Zurb, a long-standing design and consulting firm that has worked on interfaces for Facebook, Yahoo, eBay and more, is at the DEMO conference today launching a new application called Verify, allowing its clients to quickly gather feedback on their designs and overall user experience.
The Verify platform offers six different tests that companies can administer to their users. All of them are based on screenshots, and require very little effort. For example, the click test poses a question to a respondent, and asks them to click on the relevant part of the interface to make sure they understand it as well as they could. Another test has users very quickly choose between two different mock-ups of the same page by clicking on the one they like best. One flashes a screenshot for five seconds and then asks test-takers what they remember, and another has them choose between faces that represent their emotions toward the screenshots shown.
Sponsored by VB
All of this data is meant to characterize and improve people’s interactions with interface designs. Verify records all of these results and reports them in a clear, and easily-digestible format. It also connects responses to demographic information, like age, gender, and industry. That way, clients can easily view how their targeted audiences reacted to various designs. The click test, asking people to click in response to a question, even manifests its results as a heat map.
Verify users can recruit test takers in various ways. Whenever they create a test, a unique URL is generated that takes people directly to the survey. This URL can be distributed over email, on Twitter, Facebook, or on the company in question’s web site. The flexibility of a simple web address allows a client to put the test in front of the people whose opinions matter most, says ZURB marketing lead Dmitry Dragilev.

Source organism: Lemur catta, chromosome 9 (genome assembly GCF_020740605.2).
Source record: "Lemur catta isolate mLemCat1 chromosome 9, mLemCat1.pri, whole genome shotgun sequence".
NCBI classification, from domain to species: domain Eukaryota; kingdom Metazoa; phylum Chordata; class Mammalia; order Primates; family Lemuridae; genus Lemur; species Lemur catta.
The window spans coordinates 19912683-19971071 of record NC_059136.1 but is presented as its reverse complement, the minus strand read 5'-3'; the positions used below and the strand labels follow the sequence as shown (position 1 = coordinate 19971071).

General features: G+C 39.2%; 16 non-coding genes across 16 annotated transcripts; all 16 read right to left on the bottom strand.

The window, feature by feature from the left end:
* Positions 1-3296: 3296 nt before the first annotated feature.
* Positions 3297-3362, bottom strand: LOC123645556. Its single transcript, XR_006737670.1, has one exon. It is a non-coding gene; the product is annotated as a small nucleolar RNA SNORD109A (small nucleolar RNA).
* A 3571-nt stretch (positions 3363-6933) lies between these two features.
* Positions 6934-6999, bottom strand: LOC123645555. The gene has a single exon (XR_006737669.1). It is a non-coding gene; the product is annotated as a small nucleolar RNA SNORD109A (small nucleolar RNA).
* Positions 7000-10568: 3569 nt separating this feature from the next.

“What we learned from our consulting business, and helping people get started, is that there’s not a ton of tools out there to help people make better design decisions,” he said. “Our business model is to give them the tools to do it on their own.”
Verify is the second app offered by Zurb. The first, Notable, made it easier for people to give feedback about web designs, content and applications. For example, members of a project team could point out problem areas on an interface, and annotate them with comments. The Notable app aggregates all of these suggestions in a way that makes it easier for managers to decide what to do next. This is a more bottom-up approach to interface improvement than Verify, which is more top-down.
Notable is also available for the iPhone and is sold in various packages. The personal version of the app is free, while basic enterprise costs $24 a month for five licenses, plus costs $44 month for 10 licenses and more storage, working its way up to max membership, which is $119 a month for 50 licenses and 50 gigabytes of storage. Verify will probably be marketed in a similar fashion.
Based in Campbell, Calif., Zurb has been around for more than 12 years. Here’s a glimpse at the Verify report page:
VB’s research team is studying mobile user acquisition Chime in here, and we’ll share the results.